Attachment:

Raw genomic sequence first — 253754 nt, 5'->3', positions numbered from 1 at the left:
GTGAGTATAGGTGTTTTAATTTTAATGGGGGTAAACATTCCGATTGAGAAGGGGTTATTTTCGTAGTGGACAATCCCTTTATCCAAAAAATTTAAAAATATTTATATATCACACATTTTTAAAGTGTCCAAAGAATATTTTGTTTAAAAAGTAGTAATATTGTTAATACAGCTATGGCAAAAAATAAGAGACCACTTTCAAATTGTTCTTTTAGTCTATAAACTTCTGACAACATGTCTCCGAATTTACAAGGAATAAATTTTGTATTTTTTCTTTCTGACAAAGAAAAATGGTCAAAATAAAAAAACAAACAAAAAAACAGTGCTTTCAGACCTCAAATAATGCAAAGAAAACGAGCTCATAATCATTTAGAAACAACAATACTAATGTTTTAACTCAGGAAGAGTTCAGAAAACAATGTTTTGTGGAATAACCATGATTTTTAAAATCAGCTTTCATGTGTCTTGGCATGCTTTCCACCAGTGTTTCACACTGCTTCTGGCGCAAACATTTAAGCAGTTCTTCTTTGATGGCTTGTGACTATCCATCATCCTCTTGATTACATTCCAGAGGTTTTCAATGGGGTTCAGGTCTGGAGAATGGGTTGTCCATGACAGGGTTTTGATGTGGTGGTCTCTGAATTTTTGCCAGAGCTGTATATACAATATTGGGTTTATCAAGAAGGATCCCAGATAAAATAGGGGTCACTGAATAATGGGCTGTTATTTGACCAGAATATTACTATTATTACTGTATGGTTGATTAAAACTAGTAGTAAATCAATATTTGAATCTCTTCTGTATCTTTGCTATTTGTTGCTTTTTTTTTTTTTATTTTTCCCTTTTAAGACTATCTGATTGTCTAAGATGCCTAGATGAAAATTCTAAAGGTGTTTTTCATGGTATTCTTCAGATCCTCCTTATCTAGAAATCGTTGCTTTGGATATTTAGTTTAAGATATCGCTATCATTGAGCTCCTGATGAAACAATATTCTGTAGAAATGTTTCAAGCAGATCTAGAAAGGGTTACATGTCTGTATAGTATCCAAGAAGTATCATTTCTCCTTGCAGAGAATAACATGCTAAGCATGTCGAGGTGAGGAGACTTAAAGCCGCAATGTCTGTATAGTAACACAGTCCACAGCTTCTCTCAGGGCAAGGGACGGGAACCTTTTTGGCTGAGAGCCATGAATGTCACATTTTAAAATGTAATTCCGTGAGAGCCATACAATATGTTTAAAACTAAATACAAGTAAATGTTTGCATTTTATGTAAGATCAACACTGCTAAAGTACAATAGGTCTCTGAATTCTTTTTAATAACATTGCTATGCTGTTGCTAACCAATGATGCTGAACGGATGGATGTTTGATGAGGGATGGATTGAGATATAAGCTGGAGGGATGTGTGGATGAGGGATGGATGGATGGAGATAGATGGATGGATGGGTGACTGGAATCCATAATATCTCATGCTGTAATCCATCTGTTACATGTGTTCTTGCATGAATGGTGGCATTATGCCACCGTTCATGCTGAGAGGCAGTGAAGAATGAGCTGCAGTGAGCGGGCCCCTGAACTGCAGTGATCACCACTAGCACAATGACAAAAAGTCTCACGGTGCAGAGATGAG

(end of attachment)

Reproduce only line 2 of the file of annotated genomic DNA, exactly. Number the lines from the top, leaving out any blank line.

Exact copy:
GTGAGTATAGGTGTTTTAATTTTAATGGGGGTAAACATTCCGATTGAGAAGGGGTTATTTTCGTAGTGGACAATCCCTTTATCCAAAAAATTTAAAAATATTTATATATCACACATTTTTAAAGTGTCCAAAGAATATTTTGTTTAAAAAGTAGTAATATTGTTAATACAGCTATGGCAAAAAATAAGAGACCACTTTCAAATTGTTCTTTTAGTCTATAAACTTCTGACAACATGTCTCCGAATTTACAAGGAATAAATTTTGTATTTTTTCTTTCTGACAAAGAAAAATGGTCAAAATAAAAAAACAAACAAAAAAACAGTGCTTTCAGACCTCAAATAATGCAAAGAAAACGAGCTCATAATCATTTAGAAACAACAATACTAATGTTTTAACTCAGGAAGAGTTCAGAAAACAATGTTTTGTGGAATAACCATGATTTTTAAAATCAGCTTTCATGTGTCTTGGCATGCTTTCCACCAGTGTTTCACACTGCTTCTGGCGCAAACATTTAAGCAGTTCTTCTTTGATGGCTTGTGACTATCCATCATCCTCTTGATTACATTCCAGAGGTTTTCAATGGGGTTCAGGTCTGGAGAATGGGTTGTCCATGACAGGGTTTTGATGTGGTGGTCTCTGAATTTTTGCCAGAGCTGTATATACAATATTGGGTTTATCAAGAAGGATCCCAGATAAAATAGGGGTCACTGAATAATGGGCTGTTATTTGACCAGAATATTACTATTATTACTGTATGGTTGATTAAAACTAGTAGTAAATCAATATTTGAATCTCTTCTGTATCTTTGCTATTTGTTGCTTTTTTTTTTTTTATTTTTCCCTTTTAAGACTATCTGATTGTCTAAGATGCCTAGATGAAAATTCTAAAGGTGTTTTTCATGGTATTCTTCAGATCCTCCTTATCTAGAAATCGTTGCTTTGGATATTTAGTTTAAGATATCGCTATCATTGAGCTCCTGATGAAACAATATTCTGTAGAAATGTTTCAAGCAGATCTAGAAAGGGTTACATGTCTGTATAGTATCCAAGAAGTATCATTTCTCCTTGCAGAGAATAACATGCTAAGCATGTCGAGGTGAGGAGACTTAAAGCCGCAATGTCTGTATAGTAACACAGTCCACAGCTTCTCTCAGGGCAAGGGACGGGAACCTTTTTGGCTGAGAGCCATGAATGTCACATTTTAAAATGTAATTCCGTGAGAGCCATACAATATGTTTAAAACTAAATACAAGTAAATGTTTGCATTTTATGTAAGATCAACACTGCTAAAGTACAATAGGTCTCTGAATTCTTTTTAATAACATTGCTATGCTGTTGCTAACCAATGATGCTGAACGGATGGATGTTTGATGAGGGATGGATTGAGATATAAGCTGGAGGGATGTGTGGATGAGGGATGGATGGATGGAGATAGATGGATGGATGGGTGACTGGAATCCATAATATCTCATGCTGTAATCCATCTGTTACATGTGTTCTTGCATGAATGGTGGCATTATGCCACCGTTCATGCTGAGAGGCAGTGAAGAATGAGCTGCAGTGAGCGGGCCCCTGAACTGCAGTGATCACCACTAGCACAATGACAAAAAGTCTCACGGTGCAGAGATGAG